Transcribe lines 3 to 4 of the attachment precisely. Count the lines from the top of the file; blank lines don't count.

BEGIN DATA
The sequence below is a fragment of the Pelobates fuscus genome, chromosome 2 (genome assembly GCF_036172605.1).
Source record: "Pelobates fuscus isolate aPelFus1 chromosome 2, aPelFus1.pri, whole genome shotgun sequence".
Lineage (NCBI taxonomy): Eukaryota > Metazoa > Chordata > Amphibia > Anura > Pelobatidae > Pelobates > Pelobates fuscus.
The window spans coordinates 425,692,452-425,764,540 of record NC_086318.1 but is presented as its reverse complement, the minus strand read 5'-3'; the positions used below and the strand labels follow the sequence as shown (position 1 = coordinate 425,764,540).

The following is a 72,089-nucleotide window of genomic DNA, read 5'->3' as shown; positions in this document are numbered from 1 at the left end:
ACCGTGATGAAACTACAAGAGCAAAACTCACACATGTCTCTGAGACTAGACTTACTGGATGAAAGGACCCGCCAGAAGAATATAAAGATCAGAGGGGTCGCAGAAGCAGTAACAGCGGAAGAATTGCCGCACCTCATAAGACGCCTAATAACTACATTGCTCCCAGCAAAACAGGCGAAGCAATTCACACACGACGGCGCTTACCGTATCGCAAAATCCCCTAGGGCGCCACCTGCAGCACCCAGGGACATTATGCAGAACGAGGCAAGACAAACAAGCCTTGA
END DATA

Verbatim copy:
Lineage (NCBI taxonomy): Eukaryota > Metazoa > Chordata > Amphibia > Anura > Pelobatidae > Pelobates > Pelobates fuscus.
The window spans coordinates 425,692,452-425,764,540 of record NC_086318.1 but is presented as its reverse complement, the minus strand read 5'-3'; the positions used below and the strand labels follow the sequence as shown (position 1 = coordinate 425,764,540).